[IPython-dev] IPython.Extensions on sys.path

Fernando Perez fperez.net at gmail.com
Fri Nov 3 02:14:06 CST 2006


On 11/2/06, Ville M. Vainio <vivainio at gmail.com> wrote:
> On 11/2/06, Walter Dörwald <walter at livinglogic.de> wrote:

> Yes. Though I'm not so sure about "from IPython.Extensions", it's up
> to the author of the code to determine which feels more comfortable.
> Technically, "Extensions" should all be IPython dependent (IPython
> extension plugins) but ATM it also contains stuff that is importable
> as top level modules when running inside IPython.
>
> > I'm not sure. At least there would no longer be identical copies of the
> > same module. But installing IPython would then "overwrite" the original
> > version of the module, i.e. when importing it you'll get the IPython
> > version instead of the original one.
>
> Yeah, I don't like that either.
>
> > I'd like to use Philip Eby's simplegeneric module
> > (http://cheeseshop.python.org/pypi/simplegeneric) for ipipe. xrepr(),
> > xiter() and xattrs() could benefit from being generic functions. I
> > already experimented in this direction some time ago, but now that a
> > simple standalone generic function module is available it no longer
> > makes sense to reinvent the wheel.
> >
> > Philip's OK with us bundling the module, as long as it doesn't conflict
> > with any installed version of simplegeneric, which it would (but only
> > when running inside IPython).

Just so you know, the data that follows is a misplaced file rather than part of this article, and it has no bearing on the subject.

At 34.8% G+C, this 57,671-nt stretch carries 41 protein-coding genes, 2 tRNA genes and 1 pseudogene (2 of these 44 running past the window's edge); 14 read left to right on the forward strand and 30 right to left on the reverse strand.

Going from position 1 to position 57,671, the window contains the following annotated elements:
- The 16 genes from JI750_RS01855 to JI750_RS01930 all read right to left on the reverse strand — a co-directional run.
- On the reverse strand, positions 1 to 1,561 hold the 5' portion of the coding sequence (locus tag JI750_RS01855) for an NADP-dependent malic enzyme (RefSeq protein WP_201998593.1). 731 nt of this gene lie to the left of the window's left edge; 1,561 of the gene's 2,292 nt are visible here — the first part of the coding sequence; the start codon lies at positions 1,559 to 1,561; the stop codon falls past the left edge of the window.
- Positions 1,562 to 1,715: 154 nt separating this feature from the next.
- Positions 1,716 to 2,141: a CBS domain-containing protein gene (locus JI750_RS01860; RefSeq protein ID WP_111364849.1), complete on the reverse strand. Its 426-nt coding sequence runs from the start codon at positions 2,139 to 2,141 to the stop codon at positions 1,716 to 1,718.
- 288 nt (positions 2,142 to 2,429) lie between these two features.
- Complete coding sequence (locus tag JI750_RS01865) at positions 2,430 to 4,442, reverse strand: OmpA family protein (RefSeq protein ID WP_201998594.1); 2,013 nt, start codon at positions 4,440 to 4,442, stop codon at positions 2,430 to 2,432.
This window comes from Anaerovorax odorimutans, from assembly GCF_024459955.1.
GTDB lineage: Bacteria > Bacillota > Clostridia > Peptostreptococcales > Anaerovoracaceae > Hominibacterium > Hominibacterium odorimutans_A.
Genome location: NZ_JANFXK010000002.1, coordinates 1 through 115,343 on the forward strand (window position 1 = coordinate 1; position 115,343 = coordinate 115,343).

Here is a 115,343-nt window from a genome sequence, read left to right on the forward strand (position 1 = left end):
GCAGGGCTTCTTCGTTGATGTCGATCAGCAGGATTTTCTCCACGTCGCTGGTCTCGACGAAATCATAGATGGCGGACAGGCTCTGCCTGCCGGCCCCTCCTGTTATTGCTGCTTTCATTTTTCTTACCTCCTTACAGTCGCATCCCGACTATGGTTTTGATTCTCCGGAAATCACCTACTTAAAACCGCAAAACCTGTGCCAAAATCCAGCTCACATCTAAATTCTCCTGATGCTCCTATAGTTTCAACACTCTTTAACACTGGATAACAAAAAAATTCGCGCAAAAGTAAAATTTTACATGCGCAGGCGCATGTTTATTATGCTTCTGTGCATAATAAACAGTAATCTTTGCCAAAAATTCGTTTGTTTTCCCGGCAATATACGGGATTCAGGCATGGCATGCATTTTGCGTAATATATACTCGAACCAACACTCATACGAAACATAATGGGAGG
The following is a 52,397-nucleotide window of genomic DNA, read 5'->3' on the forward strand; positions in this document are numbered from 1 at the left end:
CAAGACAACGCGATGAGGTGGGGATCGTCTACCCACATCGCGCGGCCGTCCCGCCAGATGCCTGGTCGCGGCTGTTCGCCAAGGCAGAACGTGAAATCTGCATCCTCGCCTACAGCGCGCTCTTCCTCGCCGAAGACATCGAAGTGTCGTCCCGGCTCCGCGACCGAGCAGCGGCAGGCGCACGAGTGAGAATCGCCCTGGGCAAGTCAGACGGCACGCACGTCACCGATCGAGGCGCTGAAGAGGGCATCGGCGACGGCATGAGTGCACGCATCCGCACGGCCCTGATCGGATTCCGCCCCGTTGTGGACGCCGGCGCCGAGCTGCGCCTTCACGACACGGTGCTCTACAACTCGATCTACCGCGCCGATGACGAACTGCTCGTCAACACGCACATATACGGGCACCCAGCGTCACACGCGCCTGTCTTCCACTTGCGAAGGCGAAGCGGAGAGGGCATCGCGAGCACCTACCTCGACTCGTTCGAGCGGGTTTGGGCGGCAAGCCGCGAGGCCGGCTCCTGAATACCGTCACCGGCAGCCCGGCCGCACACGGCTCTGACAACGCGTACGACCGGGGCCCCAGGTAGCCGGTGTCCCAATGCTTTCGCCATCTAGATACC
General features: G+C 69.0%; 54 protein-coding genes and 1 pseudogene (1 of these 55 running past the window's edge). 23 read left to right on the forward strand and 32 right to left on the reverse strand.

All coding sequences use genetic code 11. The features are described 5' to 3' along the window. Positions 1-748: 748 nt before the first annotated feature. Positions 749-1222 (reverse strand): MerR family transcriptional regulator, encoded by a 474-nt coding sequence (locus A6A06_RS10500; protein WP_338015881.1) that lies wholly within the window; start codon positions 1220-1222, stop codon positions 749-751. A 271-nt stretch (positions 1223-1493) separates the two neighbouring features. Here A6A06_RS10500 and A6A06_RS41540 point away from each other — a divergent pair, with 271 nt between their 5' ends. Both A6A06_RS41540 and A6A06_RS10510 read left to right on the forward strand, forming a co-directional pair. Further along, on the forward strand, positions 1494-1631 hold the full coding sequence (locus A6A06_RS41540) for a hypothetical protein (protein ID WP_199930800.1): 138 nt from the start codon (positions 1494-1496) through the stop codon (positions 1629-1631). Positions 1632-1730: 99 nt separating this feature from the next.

>
> Ok. Put it into IPython folder (not IPython/Extensions) and import it
> explicitly from there ("from IPython import simplegeneric").

I'd suggest making a subdir in IPython for third-party modules, so
that we can import them from there.  It doesn't particularly hurt us
to have to type an extra word in the import statements, and it is more
self-documenting that these are simply pulled in for convenience.
Something like IPython/contrib or 'external' can work.

from IPython.external import simplegeneric

lets us clearly know in the future that this comes from the outside.
We can simply document to users which external modules we ship as a
convenience, so they can use them from within ipython.

> I'm still -1 on removing Extensions from sys.path, though.

This one isn't terrible IMO because we're putting it, along with
~/.ipython, at the very end of sys.path, so the danger of it shadowing
a user's expected directory is minimal.  It will shadow an
ImportError, but it won't cover another directory.

What does bother me is that Python (I didn't know this) prepends any
script's execution directory to sys.path.  Try this:

longs[~/test]> pwd
/home/fperez/test

longs[~/test]> cat spath.py
import pprint,sys
pprint.pprint(sys.path)

longs[~/test]> python spath.py
['/home/fperez/test',
 '/home/fperez/test',
 '/home/fperez/tmp/local/lib/python2.4/site-packages',
 '/home/fperez/usr/lib/python',
 '/home/fperez/usr/lib/python2.4/site-packages',
 '/home/fperez/usr/local/lib/python',
 '/home/fperez/usr/local/lib/python2.4/site-packages',
 '/usr/local/lib/python2.4/site-packages',

[etc...]

I just added this code to the main ipython starter script:

# Start by cleaning up sys.path: Python automatically inserts the script's
# base directory into sys.path, at the front.  This can lead to unpleasant
# surprises.
import sys
sys.path.pop(0)

Now, the front of sys.path is identical for a plain python and an
ipython shell.  The only difference is that under ipython, the very
last two entries are:

'/home/fperez/usr/lib/python2.4/site-packages/IPython/Extensions',
 '/home/fperez/.ipython']

which don't exist for plain Python.  I don't see these as a big problem, though.

If others disagree, let us know.

Cheers,


f


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